As outlined on this blog in the past, the "Bus Project" is actually three different organizations: a nonprofit charity, a 501(c)(4) organization, and a political action committee. Notorious for sloppiness (or worse) with details -- he has been temporarily kicked out of the state bar multiple times for failing to pay dues, and has blown off the state's motor vehicle laws on several occasions -- Smith does not inspire much beyond guffaws with his claims that all of these entities and offices are "separate." In his mind, maybe. When it suits him.
We count five different Smith-related installations in the same location: Bus charity, Bus 501(c)(4), Bus PAC, Smith campaign, and Smith legislative district office. And prowling around the internet, we find several other occupants listed at that address: Tazo Tea, Moore Co., Peter's Pro Shop, Accent Marketing, Pareto Global Consulting, Lifeline... All those "separate" offices for Smith must be mighty small.
"It made it workable for me," Smith said. "When you're in the Legislature trying to hold down a full-time job, if you can be careful about commuting that helps. Having a legislative office that was nearby to my day job [at the Bus Project] made a lot of sense."
The most recent filing of the 501(c)(4) "Bus" organization, whose real name is New Progressive Network, shows Smith working there only 10 hours a week.
Oh, well. It's only 200 bucks a month, right? And nobody with any authority is going to question anything here unless it's an enterprising IRS agent. (Who could probably have a career week dropping by for a visit.) But this latest caper adds to the lengthy volume of frightening data about Jefferson Smith, rules, and money. It's Sam Adams with a Harvard Law diploma. Portland voters, run -- don't walk.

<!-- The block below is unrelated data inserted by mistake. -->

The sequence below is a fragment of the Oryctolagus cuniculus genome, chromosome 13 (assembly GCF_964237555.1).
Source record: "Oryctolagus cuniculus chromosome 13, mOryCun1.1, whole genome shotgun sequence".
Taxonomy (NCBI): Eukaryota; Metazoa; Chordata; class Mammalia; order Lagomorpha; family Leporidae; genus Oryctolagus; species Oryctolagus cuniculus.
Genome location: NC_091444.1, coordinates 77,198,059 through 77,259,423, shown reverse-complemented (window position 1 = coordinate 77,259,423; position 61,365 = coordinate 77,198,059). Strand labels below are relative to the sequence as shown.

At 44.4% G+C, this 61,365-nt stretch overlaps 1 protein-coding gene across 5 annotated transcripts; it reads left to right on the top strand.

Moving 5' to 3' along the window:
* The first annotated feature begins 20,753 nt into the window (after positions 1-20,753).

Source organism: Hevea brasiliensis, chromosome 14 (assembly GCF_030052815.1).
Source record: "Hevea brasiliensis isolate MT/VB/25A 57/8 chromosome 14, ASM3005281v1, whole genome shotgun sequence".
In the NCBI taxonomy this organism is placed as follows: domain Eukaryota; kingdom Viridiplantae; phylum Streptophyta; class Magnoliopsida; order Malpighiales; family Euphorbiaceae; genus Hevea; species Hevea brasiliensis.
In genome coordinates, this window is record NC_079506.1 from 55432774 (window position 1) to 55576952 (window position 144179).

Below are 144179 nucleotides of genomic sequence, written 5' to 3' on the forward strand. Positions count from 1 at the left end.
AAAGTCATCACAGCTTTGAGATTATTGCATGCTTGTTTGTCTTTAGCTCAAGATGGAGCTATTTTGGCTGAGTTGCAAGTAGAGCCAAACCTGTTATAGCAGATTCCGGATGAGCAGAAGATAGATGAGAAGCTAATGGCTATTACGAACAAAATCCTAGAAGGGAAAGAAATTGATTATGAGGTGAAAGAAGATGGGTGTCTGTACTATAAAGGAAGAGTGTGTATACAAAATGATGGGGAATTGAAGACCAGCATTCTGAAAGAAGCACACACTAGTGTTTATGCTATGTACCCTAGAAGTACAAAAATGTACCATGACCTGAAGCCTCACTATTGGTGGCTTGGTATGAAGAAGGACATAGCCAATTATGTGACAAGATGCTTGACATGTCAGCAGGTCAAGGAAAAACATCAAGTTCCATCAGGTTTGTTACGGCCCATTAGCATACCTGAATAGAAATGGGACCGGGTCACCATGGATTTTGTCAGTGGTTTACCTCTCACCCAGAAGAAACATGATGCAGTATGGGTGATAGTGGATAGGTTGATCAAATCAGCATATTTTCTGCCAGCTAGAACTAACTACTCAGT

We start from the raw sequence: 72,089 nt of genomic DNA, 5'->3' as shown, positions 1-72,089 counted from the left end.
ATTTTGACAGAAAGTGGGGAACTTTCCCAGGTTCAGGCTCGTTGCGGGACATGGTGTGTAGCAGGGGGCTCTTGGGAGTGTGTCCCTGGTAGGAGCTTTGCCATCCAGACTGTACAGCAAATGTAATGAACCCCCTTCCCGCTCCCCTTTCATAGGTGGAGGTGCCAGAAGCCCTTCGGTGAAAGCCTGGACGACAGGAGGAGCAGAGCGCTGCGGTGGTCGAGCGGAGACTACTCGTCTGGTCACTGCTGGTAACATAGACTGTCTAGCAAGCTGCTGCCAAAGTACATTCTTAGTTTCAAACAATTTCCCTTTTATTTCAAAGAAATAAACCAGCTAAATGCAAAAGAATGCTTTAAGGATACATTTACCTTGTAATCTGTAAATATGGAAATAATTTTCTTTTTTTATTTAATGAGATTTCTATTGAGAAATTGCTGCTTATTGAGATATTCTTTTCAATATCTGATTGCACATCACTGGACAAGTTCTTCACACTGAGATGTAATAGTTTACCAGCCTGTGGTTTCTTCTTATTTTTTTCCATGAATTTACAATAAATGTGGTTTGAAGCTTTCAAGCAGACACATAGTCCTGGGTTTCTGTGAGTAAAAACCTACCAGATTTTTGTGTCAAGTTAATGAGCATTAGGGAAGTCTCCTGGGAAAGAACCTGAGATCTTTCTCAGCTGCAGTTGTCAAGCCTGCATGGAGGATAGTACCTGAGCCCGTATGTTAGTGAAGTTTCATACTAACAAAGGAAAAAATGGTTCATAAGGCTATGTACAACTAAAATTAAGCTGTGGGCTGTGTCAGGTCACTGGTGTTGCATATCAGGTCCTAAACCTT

And private parking meters, too. The City of Portland has completely lost its mind. There is nothing that this City Council won't hand over to their rich buddies -- in this case, the Goodmans. And just another "Gotcha" for anybody who drives into town any more.
It's been nine months now since the Fort Calhoun reactor started being inundated by the raging Missouri River. It's still shut down. And some folks back there are starting to think that maybe it shouldn't ever be cranked up again.
Meanwhile, at Fukushima, 167 workers at the triple-meltdown site have reportedly reached their lifetime radiation limits and can no longer assist in the fight to keep the still-dangerous situation from deteriorating further. At some point, they may run out of people who know what they're doing and are crazy enough to get involved.
Like a kayak over troubled waters, WW lays it down.
Ten weak attacks on Eileen Brady don't equal one solid one, but the chaps at Willamette Week keep the trifles coming. We can't wait to see the look on their faces when their boy Crazy Jeffy comes in 3 points ahead of Trey Arrow. And when Brady's mayor, will she hold a grudge against the Week? Could be entertaining to watch.
Here's a media report that documents the Portland "transit" agency's problems, soft-pedaling them only by a little. With good photos of several of the players.
We've never seen them. Maybe this time.